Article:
I still remember those words echoing through my broken laptop. They rung through the chambers of my body and sang through the crevices of my soul. My blood was running, I could feel it. About eight hours north from Fort Collins, in North Dakota, an indigenous women spoke to me through a computer screen. She was perched on a bulldozer, with a large lockbox wrapped around her arms connecting herself to the machinery. She was at Standing Rock, protecting her water and treaty rights from a multi-billion dollar corporation threatening to run a pipeline through her land.

A week later, on November 20, 2016, my car was packed up and I was headed to Oceti Sakowin. A camp I had only heard stories about, but was thriving as a community right in the middle of the Great Plains, complete with a school, medic area, and multiple kitchens. I went because I am in good health, young, have two working legs and two functional arms, I simply wanted to answer the call and lend a hand. No expectations, no ego, just running off of love and the distaste of staying complacent. Within two hours of being there and setting up camp, my neighbors who I had just met took me up to Backwater bridge to pray before they left back home to Massachusetts. That is when love met with terror.

What happened that night, the ways in which human beings, natives to this land, were treated by other humans, is still something that haunts me every single day. There is a reason, however, that I am able to pick myself up with a smile on my face. Because I am still full of love, ambition, and hope. I have seen the absolute greatest in humanity, the people I hold closest, the ones who I cook food with, the ones who I laugh and tell stories with, are mirror images of how my own family raised me. Why let the negative people drown out the positive?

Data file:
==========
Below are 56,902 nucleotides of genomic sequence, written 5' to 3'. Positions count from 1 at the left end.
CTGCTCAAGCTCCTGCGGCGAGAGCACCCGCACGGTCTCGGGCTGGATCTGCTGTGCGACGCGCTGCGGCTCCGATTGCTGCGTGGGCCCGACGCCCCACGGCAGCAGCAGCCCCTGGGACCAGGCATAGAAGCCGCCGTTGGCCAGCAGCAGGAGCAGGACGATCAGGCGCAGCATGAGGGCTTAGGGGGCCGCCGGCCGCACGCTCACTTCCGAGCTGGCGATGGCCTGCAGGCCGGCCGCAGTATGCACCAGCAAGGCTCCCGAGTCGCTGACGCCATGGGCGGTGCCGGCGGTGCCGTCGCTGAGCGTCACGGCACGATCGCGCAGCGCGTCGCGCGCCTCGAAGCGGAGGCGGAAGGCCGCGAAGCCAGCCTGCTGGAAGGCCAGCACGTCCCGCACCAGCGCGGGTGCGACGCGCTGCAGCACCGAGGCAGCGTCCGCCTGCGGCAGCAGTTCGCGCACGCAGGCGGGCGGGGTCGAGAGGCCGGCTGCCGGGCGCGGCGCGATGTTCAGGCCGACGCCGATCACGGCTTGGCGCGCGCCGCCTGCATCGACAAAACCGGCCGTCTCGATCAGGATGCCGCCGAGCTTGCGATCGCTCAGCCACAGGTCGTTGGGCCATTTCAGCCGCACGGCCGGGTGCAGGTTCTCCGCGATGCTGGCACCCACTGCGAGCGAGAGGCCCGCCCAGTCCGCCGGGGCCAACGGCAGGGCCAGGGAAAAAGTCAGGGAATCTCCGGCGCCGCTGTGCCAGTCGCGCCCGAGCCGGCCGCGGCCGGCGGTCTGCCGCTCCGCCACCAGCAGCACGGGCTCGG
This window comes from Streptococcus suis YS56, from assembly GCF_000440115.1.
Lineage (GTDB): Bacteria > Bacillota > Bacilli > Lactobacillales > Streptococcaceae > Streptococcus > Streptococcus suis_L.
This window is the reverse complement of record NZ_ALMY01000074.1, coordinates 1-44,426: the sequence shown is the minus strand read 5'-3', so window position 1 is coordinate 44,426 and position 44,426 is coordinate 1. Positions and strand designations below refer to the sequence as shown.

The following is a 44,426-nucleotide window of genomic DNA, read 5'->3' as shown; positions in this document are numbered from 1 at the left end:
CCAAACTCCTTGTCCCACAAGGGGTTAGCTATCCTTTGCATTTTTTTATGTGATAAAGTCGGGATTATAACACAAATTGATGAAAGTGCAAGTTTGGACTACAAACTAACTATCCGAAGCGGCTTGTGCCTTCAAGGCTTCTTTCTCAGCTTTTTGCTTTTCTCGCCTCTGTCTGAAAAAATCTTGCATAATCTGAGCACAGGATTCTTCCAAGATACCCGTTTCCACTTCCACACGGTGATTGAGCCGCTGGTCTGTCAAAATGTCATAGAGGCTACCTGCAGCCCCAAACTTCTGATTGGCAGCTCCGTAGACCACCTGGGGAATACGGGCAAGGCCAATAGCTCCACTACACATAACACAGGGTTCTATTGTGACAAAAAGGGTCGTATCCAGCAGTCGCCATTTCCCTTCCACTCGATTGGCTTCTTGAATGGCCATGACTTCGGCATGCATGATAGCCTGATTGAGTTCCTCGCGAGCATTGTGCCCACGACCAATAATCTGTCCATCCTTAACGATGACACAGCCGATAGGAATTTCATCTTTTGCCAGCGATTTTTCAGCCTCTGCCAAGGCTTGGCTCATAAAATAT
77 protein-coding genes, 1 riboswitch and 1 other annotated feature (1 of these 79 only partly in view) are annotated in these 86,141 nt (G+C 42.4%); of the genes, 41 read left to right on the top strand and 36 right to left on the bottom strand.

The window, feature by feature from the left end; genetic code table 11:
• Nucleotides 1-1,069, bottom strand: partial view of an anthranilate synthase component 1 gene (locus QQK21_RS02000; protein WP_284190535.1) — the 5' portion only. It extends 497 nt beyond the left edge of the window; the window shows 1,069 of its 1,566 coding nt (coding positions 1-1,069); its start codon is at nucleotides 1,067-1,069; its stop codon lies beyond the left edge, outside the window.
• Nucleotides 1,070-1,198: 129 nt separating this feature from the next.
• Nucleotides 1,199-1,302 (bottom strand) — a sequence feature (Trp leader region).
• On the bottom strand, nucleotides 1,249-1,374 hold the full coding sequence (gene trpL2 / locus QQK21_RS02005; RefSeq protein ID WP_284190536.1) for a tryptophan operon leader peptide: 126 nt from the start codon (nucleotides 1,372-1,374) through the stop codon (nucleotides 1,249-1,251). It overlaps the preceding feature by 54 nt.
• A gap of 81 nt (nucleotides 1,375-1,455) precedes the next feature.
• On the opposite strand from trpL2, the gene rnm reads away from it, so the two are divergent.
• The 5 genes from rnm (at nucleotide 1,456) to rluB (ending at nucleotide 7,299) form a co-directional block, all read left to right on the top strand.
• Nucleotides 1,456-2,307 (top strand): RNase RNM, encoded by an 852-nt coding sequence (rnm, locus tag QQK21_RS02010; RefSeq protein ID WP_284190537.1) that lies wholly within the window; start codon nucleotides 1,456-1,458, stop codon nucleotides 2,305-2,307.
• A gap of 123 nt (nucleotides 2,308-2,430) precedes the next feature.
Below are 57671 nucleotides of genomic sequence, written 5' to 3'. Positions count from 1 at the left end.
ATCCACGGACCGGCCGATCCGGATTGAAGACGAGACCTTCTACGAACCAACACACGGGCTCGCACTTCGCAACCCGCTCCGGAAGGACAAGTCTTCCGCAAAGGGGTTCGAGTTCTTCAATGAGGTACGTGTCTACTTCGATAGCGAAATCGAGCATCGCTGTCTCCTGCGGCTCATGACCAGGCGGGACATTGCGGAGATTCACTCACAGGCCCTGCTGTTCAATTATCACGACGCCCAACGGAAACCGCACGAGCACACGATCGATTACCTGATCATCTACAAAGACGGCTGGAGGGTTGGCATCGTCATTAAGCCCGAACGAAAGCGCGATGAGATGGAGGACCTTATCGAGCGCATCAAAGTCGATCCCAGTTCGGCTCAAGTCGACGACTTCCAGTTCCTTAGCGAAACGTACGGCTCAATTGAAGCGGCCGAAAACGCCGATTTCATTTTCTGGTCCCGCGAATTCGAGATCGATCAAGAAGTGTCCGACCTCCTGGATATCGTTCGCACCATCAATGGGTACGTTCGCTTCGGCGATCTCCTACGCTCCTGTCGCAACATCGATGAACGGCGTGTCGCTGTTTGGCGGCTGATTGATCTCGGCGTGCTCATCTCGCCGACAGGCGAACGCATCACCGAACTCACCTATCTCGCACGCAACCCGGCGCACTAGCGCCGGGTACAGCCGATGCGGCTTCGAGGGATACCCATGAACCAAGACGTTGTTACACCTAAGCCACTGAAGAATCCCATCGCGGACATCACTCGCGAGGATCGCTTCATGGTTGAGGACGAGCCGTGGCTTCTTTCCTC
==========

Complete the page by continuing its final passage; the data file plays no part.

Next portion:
A lot of my friends have turned their backs on me, they think that because I have found myself in situations that scare most, I am some crazy fool who has changed too much. The thing is, I am still the same Cullen that they knew and loved. I have stayed positive despite being faced by evil so twisted that words can’t even begin to describe. What you will not understand is the reason I found myself in those places, was because I have stayed true to myself, have been guided by the right people, been an honest person with good intentions. Yet the rifle directed between my eyes is by a person, or system, that begs to differ.

To describe myself, or my life, is not something I desire to do, but I find it quite simple because I myself am a simple person. I enjoy happiness, laughs, and connections. Yet, if I begin to tell people about recent endeavors I have found myself interconnected with, a lot of initial judgments about who I am get thrown across. Almost all negative and inaccurate, or wildly fantasized. To change up the system in which the society under it casts viscous judgments is something I fancy about almost every minute. What to do about it however is a conversation for the hours, until then, sharing my story and continuing to add to it by learning and living is how I’ll continue. Continuing to rely on the little things to keep me going, and staying compassionate and determined in the way I walk, the way I have operated my entire life. Keeping it as simple as I can, this is a lot-a-bit of who I am.